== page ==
Those appears to be flatbed scanners with transparency adapters. One problem I had with one of those years ago was the inconsistency of pixel geometry. This is due to mechanical movement. You can see this effect by repeating the scan and seeing that the pixels do not line up from scan to scan. This is one big reason I'm going to camera based capture.

When I was referring to slide/negative scanners, I was referring to the ones that don't have the moving scan sensor.

Exposure bracketing acquires more information about the light curve of the subject making it easier to correct the curve without losing as much light level quanta (e.g. bit depth). Repeating the shots at the same light level gives only minimal improvement. Repeating the shots at different light levels helps recover some information you can't see so easily in the extremes of dye levels in the film, because of the non-linear curve of the developed dye. Then when you level out the ends of the curve, you don't end up with contouring. BTW, this is best done using RAW mode.

It looks like from the reviews of the scanners you suggested, the effective ppi is 1700 for the Canon and 1560 for the Epson. This is less, almost half, what can be done with a digital camera.


7D, 450D, 18-135/3.5-5.6, 18-55/3.5-5.6, 60/2.8 macro
Wish List: 5DsR, 16-35/2.8L,100/2.8L macro, 135/2L, LC-E6E

  
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Skaperen
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Dec 18, 2010 12:02 as a reply to  @ Skaperen's post |  #8

Back when I had a Nikon system for film (which I still have most of), I had a bellows, slide adapter, reversing adapter, and used the 55mm f/2.8 macro forward, and the 20mm f/2.8 wide angle backwards, to get some extreme macro shots (that needed a LOT of light). Slide duplication worked very well, depending on the film used. For B&W I was able to make slides from negs with fairly good results after finding the right film and developer (Tech Pan with a contrast compensation developer to make slides from negs made from Tri-X).

The bellows eventually crumbled and I didn't replace it at the time. It was discarded when I last moved. I still have the lenses (and the FM-2 and FE-2 I used them on). Conditions are unknown. I cannot find the reversing adapter or the slide adapter. I do have some extension tubes for Nikon mount.

I've decided to make the switch to Canon for digital, starting with a 450D. I'm looking at either the 7D or 5D to get by spring. I'm ordering the 60mm macro for now, and the 100mm macro L version next (even if I get the 7D, but a must for the 5D since the 60mm is probably locked out).

I have thousands of slides and negs from film days.


7D, 450D, 18-135/3.5-5.6, 18-55/3.5-5.6, 60/2.8 macro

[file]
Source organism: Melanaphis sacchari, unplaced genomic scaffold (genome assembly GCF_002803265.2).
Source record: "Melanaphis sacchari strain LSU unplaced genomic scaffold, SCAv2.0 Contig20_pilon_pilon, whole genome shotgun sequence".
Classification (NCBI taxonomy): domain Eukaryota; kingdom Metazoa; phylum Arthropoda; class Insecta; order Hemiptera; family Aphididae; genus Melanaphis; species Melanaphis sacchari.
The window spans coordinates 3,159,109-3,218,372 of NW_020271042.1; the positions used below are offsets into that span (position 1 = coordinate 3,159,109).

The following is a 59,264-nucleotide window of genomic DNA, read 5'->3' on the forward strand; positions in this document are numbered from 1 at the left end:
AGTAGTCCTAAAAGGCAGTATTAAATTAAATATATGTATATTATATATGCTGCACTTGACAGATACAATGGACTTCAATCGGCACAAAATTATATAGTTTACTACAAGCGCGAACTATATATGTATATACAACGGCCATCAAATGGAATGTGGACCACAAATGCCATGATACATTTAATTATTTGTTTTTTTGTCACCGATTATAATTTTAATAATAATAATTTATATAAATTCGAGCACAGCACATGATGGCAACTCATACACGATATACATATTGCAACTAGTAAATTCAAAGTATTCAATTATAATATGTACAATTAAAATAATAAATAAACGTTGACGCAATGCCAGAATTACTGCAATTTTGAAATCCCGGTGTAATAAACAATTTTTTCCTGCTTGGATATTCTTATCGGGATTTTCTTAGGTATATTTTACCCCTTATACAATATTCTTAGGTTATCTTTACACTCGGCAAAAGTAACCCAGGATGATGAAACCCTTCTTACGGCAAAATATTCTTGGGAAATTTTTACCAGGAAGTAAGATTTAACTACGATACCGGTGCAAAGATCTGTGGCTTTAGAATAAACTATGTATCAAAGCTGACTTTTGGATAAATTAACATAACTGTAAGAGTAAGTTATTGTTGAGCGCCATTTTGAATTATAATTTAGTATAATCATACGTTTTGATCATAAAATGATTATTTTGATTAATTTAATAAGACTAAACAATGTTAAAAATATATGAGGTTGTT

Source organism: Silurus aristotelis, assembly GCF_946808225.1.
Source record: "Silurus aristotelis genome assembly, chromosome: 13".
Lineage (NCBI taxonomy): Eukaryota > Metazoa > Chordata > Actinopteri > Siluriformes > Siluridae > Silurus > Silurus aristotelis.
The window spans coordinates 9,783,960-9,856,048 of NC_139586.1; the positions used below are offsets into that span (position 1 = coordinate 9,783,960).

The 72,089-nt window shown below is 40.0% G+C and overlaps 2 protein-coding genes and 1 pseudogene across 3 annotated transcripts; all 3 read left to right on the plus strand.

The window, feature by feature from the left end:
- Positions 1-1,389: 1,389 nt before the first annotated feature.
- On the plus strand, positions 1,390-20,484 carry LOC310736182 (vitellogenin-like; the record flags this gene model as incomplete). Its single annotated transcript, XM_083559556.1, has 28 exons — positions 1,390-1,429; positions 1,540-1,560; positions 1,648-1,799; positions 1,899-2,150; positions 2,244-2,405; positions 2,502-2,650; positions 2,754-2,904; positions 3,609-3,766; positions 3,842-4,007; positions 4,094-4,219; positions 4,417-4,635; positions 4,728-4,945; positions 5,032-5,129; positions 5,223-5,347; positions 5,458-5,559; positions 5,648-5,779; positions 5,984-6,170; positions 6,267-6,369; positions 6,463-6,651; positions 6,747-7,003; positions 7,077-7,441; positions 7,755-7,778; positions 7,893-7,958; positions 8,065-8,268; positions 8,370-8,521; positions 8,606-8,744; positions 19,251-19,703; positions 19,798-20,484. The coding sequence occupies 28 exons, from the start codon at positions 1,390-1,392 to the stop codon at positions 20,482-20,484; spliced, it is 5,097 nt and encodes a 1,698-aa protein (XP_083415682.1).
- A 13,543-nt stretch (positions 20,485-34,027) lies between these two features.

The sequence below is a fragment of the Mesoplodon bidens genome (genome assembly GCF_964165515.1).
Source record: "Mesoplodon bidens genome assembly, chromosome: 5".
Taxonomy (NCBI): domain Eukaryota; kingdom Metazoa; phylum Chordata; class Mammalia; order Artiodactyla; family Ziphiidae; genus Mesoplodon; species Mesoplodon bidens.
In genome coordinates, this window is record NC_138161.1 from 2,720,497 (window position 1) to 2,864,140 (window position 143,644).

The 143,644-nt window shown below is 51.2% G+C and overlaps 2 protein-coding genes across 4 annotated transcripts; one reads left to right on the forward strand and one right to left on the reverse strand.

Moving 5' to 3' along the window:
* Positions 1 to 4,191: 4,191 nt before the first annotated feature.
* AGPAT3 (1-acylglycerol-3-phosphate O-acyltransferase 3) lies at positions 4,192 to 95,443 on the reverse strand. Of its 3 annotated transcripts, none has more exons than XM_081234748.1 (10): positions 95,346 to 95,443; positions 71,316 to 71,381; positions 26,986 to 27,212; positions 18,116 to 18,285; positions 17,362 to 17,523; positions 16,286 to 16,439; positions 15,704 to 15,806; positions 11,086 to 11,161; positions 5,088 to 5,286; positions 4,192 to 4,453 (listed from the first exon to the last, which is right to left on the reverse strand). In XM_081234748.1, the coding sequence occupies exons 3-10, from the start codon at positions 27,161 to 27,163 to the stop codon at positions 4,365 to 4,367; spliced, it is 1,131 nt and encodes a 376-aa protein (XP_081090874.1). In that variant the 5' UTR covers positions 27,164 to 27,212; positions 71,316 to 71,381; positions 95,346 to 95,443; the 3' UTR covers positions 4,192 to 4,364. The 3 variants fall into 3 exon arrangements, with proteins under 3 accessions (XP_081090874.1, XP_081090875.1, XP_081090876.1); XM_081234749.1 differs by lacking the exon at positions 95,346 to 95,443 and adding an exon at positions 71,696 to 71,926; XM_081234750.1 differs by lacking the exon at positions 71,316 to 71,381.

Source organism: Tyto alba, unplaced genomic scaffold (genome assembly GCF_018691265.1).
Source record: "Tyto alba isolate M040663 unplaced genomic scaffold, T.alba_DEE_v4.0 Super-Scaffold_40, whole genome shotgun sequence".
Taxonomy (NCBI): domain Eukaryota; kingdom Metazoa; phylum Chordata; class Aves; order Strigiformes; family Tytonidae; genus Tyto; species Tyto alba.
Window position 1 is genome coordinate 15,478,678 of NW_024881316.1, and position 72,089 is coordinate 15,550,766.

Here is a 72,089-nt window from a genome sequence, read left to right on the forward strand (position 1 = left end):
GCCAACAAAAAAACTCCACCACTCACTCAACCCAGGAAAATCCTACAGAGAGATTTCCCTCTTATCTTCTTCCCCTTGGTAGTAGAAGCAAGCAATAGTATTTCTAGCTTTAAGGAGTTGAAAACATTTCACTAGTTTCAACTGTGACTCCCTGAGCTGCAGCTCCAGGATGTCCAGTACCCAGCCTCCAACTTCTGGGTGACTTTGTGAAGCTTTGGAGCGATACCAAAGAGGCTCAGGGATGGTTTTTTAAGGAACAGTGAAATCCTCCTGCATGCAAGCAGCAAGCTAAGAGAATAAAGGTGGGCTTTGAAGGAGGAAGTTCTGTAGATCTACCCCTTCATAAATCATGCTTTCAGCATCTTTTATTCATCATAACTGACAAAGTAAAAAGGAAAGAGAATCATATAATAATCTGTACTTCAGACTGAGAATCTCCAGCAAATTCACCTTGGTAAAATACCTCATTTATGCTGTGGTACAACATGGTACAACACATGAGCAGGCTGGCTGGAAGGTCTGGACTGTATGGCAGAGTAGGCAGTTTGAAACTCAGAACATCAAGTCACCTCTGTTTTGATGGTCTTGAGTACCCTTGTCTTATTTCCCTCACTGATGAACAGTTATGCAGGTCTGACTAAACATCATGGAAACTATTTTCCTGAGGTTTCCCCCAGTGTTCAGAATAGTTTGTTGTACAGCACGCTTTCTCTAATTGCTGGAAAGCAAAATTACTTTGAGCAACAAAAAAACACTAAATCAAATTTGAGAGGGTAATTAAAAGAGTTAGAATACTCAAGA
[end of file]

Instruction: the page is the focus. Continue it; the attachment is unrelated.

Wish List: 5DsR, 16-35/2.8L,100/2.8L macro, 135/2L, LC-E6E

  
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Chris ­ Nicola
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Jun 05, 2012 11:27 as a reply to  @ Skaperen's post |  #9

Yes you can use various optical slide copiers with a crop frame camera and the the Canon 60mm EFS. One is the Optika slide copier. Another is the Bower Slide copier. These work with a full frame focal length of about 110mm or a crop frame focal length lens of about 60 -65mm. Other copiers may work as well. They can screw on to the front of a 52mm thread and both have a 10 dioptre lens inside that can easily be removed. Using the 60mm EFS lens with the internal copier lens in place there will be a thin border around the slide frame you can crop in post production. Without the internal lens and using the 60mm the view is slightly within the slide frame. To overcome this, you can make the slide copier slightly longer by about 7mm by using two stepping rings screwed back to back with the 52mm threads exposed on the front and back. You can do this using a 52 to 58 mm and a 58 to 52 stepping ring. I have had good results with the Opteka copier shooting a white card using the small on board camera flash about 30 to 45 cm away. You will need to do some tests. The front of the Opteka copier can be rotated but cannot be moved up or down. I am not sure but I think the Bower copier can be adjusted horizontally and vertically which would be an advantage. It is also possible to obtain a special negative/unmounted slide attachment if you can find one. Otherwise you could make your own improvisation. I hope this helps.

Kind Regards

Chris

OpteKa Slide Copier:
http://www.amazon.co.u​k …lide+Copier+for​+Canon+EOS (external link)+

Bower Slide Copier:
http://www.shopping.co​m …-103332995-109492698?sb=1 (external link)

Negative Carrier Attachment (if you can find a place to buy one)
http://specialtyphotog​raphic.stores.yahoo.ne​t/slfinecaboun.html (external link)


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slide and negative copying